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Voting tests

Filter out those electing parties about which they know nothing or little
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(+3, -6)
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By computerising the voting process we could fix it so that after a vote is cast a short (5 to 10 questions) multiple choice test comes up on the manifesto of the party that they've voted for. Voters who get, say, 70%-80% correct have their votes counted. Those who get less than this don't, but the votes should be kept in reserve for use in the event of a tied result.
dare99, Nov 23 2001


       Fishboned, for (a) implicit support of the party system, (b) imposition of restriction on voting. Informed voters is a good idea, but this is a bad means. Further, since the test is on party planks, rather than individual candidate positions, and is wholly geared toward furthering partisanship rather than substantive, meaningful political awareness, it wouldn't foster informedness.

Oh - and this idea is quite old, gets rehashed very, very frequently, and never gets much serious consideration outside of extremist political press and b-grade fiction. Solve this implementation problem first: if the parties themselves comes up with their own questions, then they have an interest in making as many people pass as possible, thereby making the test ineffective at screening; but if you have an "independent" agent come up with the questions, how do you free them from bias? And if you claim that a non-partisan government agency can be established, think again: Florida (regardless of how you view the election, we all know that Florida government is not without bias).
quarterbaker, Nov 23 2001

       PeterSealy - dead-on.
quarterbaker, Nov 23 2001

       Quarterbaker: NO government is without bias. It's kind of the definition...
StarChaser, Nov 24 2001

       Voting testes? Toting vests? Vetting toast? Stoving vets?
pottedstu, Nov 24 2001

       I'm not a very well informed voter, but it's not for lack of trying. For about two years prior to the first election in which I was old enough to vote, I read two local newspapers (this was before the merger) every day, cutting out virtually all articles about elected officeholders (at all levels of government), or past or known future candidates for elected office. I wasn't even able to fill out half my ballot. There are a lot of elected offices, such as Wayne County Drain Commissioner, that the media (even the local media) do not consider newsworthy, except in the case of unusually interesting scandals. I got a lot of stuff on local judges, mainly information about sentences handed out, and was amazed at the degree and consistency of differences between various judges, but on my first ballot for Detroit Recorders Court, there were ten candidates for ten vacancies.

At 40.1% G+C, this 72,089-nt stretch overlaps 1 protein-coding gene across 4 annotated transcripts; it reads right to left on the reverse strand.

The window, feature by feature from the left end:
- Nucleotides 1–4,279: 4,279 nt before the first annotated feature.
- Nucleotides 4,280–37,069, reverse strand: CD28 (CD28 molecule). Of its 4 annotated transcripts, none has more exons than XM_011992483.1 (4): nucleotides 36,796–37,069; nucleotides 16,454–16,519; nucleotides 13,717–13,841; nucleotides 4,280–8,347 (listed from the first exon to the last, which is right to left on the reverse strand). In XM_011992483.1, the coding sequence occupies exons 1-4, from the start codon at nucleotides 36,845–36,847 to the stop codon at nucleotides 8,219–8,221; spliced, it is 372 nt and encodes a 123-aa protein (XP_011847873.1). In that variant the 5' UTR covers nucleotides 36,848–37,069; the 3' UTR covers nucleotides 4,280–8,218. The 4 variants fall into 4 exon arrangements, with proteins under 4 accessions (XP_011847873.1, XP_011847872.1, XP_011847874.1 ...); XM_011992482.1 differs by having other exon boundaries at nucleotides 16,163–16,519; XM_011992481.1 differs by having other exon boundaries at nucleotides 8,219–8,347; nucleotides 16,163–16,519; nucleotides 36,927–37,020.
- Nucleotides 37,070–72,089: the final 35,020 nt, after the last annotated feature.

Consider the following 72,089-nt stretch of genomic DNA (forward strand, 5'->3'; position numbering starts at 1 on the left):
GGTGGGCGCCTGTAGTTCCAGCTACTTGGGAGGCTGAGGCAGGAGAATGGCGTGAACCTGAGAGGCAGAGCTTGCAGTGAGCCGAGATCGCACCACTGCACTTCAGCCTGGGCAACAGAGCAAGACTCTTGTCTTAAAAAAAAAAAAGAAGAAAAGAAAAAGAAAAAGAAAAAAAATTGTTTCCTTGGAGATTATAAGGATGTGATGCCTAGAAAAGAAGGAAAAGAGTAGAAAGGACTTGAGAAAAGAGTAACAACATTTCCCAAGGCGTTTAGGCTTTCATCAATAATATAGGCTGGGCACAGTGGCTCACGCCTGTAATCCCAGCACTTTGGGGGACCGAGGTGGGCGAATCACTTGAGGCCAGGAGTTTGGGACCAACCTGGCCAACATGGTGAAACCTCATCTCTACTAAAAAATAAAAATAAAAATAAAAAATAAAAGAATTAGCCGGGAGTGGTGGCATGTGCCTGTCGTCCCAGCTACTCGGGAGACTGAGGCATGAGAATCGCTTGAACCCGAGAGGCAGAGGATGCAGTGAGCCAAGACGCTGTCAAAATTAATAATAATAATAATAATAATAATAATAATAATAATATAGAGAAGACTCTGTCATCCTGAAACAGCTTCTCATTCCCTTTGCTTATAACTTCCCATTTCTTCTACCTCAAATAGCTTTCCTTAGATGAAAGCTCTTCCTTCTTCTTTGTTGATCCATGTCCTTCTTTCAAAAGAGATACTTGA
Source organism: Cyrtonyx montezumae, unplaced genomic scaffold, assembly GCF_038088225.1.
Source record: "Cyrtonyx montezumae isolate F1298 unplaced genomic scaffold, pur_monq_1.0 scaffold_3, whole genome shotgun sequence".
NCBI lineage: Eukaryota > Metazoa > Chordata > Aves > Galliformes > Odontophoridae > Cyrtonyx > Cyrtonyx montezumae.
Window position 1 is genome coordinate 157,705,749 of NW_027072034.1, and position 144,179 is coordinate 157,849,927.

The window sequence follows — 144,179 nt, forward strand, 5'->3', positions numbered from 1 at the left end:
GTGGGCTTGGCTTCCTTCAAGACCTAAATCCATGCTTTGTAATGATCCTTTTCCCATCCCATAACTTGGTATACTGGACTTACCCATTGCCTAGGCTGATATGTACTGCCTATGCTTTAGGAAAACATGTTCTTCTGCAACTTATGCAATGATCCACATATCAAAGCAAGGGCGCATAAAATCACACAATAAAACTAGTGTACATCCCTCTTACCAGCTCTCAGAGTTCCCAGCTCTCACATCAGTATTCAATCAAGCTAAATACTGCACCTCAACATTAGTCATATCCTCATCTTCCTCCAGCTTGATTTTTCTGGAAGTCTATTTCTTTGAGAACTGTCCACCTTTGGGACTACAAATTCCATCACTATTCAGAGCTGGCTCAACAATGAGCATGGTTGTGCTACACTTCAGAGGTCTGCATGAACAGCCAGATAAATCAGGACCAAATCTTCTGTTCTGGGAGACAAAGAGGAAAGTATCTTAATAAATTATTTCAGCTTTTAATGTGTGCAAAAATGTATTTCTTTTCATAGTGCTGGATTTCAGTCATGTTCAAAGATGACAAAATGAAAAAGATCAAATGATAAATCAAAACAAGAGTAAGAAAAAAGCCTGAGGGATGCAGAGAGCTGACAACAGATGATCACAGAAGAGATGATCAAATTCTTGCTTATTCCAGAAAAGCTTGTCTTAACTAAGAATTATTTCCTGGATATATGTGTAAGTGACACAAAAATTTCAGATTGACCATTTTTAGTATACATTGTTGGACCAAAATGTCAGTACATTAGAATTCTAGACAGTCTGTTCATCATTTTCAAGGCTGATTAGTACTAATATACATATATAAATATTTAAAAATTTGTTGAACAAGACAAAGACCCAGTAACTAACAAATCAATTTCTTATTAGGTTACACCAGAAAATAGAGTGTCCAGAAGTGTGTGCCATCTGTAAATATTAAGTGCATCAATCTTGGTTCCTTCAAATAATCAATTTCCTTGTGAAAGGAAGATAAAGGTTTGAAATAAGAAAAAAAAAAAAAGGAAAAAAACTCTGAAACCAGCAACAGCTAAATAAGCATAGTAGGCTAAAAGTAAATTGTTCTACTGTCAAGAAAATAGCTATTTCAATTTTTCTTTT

LoriZ, Jan 12 2002

       The voting test was once used to keep 'undesirables' from voting in some areas of the US, as well. Acceptable people got questions like 'What is the U for in 'USA'?', unacceptable people got 'Who was the second vice president's secretary's sister?'
StarChaser, Jan 12 2002

       I think a lot of those people didn't have English as their first language either - grim stuff
po, Jan 12 2002

       Its a great idea. I have always been of the opinion that an uninformed vote was as good as a random vote, and therefore have abstained from voting in election for folks I knew nothing about. I feel that uninformed voters undermine the election process and democracy in general. The puzzle, though, as pointed out by others, is: who will write the questions? If the question fell out of the sky on the doorsteps of the polling places, we'd have all we need to ensure our leaders are chosen by informed voters...but as long as the biased and/or corrupt are writing the questions, this idea can not have my support.
autofyrsto, Dec 25 2003


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